Fokker DR.1 Dreidecker, 155/17 Lt. Eberhard Mohnicke, Jasta 11, von Richthofen’s Flying Circus
Fokker DR.1 Dreidecker, 155/17 Lt. Eberhard Mohnicke, Jasta 11, von Richthofen’s Flying Circus
Fokker DR.1 Dreidecker, 155/17 Lt. Eberhard Mohnicke, Jasta 11, von Richthofen’s Flying Circus

Fokker DR.1 Dreidecker, 155/17 Lt. Eberhard Mohnicke, Jasta 11, von Richthofen’s Flying Circus

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Fokker DR.1 Dreidecker 155/17 Lt. Eberhard Mohnicke, Jasta 11, von Richthofen’s Flying Circus, Lechelle, 1918

As the air war above the trenches of the Western Front became almost as bloody as the carnage taking place on the ground, Allied and German air forces vied to gain supremacy of the skies. Just as one side introduced an aircraft that proved superior to those used by their adversaries, its dominance would be short lived, as new aircraft would quickly be introduced to counter it. The Sopwith Triplane provided British airmen with a fast and agile fighter aircraft that gave them a slight advantage for a period, but seemed to hold a particular fascination for the Germans, who immediately instructed their aircraft manufacturers to develop their own triplane designs.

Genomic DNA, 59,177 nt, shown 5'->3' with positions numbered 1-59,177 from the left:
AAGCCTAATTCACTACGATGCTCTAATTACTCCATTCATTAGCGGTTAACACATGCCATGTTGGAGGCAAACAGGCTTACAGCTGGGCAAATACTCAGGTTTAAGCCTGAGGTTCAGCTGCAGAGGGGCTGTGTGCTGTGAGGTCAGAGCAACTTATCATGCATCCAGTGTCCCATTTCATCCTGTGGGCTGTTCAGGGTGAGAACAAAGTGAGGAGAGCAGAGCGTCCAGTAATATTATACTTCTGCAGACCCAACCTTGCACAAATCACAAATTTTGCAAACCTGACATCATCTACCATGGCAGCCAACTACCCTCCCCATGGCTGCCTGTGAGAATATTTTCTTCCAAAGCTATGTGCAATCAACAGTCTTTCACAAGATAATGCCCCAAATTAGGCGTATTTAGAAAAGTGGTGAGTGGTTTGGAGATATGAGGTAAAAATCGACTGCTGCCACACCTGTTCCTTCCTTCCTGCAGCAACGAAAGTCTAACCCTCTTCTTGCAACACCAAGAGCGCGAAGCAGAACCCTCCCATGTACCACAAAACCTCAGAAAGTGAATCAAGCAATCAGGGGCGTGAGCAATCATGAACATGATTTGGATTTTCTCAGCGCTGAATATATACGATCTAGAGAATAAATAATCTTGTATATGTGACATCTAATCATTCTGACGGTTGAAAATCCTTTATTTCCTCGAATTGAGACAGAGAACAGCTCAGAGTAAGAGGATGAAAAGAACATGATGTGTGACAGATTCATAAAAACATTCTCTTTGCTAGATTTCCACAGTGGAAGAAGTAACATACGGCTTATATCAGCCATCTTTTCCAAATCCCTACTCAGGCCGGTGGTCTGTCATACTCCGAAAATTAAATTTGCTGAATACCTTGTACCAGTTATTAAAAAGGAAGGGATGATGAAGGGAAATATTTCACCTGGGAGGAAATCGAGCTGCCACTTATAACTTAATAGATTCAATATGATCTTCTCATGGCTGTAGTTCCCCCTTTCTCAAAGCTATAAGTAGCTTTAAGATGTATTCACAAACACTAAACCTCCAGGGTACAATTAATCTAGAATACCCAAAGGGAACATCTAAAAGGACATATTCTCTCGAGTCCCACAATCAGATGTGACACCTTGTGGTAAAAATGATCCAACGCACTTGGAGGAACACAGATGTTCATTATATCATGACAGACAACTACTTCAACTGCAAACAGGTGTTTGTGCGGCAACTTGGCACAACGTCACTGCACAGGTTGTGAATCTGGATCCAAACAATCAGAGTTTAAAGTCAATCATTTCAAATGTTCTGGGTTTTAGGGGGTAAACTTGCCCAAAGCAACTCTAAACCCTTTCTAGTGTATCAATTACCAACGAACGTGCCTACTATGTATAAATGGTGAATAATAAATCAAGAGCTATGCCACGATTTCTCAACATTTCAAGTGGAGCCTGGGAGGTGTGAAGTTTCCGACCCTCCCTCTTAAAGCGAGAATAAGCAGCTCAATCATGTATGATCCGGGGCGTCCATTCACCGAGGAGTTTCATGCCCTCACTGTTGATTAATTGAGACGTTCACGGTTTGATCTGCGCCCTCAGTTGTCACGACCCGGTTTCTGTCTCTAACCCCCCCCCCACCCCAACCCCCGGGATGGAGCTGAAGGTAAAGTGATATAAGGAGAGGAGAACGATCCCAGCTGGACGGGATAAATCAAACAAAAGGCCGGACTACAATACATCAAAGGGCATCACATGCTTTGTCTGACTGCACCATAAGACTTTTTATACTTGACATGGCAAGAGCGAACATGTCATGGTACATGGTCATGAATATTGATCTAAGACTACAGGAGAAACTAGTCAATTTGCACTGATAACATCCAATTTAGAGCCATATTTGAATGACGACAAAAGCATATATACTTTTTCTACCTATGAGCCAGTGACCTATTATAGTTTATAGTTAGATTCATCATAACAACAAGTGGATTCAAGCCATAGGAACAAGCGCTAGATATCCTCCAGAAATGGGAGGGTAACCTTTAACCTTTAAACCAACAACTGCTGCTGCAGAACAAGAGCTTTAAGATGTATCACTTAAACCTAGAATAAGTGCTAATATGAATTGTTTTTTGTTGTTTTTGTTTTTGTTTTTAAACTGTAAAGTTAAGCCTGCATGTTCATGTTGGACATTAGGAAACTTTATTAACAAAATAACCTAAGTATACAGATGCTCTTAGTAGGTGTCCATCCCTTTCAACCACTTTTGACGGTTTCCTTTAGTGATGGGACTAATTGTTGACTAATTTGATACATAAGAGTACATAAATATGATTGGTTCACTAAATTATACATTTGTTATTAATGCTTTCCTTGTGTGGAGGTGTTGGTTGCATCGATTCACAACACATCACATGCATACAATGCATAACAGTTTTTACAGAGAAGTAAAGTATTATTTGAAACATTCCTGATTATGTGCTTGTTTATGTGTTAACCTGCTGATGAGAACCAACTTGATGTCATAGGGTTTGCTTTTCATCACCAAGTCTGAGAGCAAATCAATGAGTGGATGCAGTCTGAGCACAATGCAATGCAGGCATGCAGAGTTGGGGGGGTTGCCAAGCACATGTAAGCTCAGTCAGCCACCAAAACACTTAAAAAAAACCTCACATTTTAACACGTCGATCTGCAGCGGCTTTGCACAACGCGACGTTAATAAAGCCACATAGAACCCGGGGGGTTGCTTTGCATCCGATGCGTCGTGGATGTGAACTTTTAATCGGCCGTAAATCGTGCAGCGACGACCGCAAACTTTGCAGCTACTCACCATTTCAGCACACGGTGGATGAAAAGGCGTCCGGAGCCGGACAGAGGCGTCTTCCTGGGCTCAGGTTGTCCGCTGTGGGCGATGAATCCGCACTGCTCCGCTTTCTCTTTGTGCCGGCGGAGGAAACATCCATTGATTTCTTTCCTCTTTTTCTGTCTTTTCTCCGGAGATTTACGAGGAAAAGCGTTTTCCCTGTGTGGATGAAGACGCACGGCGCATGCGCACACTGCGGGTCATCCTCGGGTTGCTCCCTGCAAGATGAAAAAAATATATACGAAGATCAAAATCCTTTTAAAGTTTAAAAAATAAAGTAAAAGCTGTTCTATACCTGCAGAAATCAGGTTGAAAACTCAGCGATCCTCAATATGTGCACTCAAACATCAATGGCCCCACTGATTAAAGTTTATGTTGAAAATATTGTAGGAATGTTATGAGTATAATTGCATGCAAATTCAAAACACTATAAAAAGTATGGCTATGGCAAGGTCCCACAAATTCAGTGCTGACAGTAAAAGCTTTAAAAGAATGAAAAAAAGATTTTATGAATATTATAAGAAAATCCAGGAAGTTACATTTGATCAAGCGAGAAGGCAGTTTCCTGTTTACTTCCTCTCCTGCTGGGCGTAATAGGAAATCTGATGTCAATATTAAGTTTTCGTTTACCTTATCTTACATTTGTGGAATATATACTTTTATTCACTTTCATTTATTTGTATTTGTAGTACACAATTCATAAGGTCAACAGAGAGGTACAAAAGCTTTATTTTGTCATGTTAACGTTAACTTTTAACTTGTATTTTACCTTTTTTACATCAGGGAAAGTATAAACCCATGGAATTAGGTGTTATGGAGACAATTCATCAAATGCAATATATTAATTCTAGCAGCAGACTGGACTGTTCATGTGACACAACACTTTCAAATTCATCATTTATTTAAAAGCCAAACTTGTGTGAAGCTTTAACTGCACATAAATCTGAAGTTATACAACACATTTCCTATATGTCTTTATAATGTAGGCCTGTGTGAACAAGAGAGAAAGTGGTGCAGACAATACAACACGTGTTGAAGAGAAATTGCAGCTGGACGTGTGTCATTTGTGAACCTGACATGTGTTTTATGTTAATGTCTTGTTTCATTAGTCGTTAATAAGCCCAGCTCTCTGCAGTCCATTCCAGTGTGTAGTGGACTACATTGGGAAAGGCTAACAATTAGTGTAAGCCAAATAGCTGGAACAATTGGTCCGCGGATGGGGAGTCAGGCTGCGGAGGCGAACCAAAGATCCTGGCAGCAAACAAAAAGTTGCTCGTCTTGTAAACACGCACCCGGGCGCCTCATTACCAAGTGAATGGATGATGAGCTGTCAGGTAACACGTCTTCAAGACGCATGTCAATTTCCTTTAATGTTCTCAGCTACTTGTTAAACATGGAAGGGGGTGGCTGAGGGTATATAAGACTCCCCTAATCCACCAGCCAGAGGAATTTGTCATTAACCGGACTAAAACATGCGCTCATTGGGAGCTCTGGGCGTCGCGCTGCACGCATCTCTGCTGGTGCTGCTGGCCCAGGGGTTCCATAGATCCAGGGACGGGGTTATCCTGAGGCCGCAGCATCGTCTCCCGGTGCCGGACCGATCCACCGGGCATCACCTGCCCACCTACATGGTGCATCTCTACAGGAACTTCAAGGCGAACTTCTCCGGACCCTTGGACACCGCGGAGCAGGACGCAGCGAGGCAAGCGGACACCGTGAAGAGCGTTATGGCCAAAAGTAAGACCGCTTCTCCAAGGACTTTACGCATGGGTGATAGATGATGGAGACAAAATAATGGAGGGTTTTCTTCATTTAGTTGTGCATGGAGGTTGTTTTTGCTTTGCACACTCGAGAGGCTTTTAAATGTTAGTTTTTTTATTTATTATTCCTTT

Amongst the designs which progressed to production, the Fokker DR.1 series of fighters were arguably amongst the most famous of the entire war and were the chosen mount of many of the Luftstreitkrafte’s most accomplished aces. Possessing an impressive rate of climb and superb dogfighting manoeuvrability, the Fokker Dreidecker was an exceptional fighting machine at lower altitudes, but for an aircraft that enjoyed such widespread notoriety, comparatively few actually saw service over the Western Front.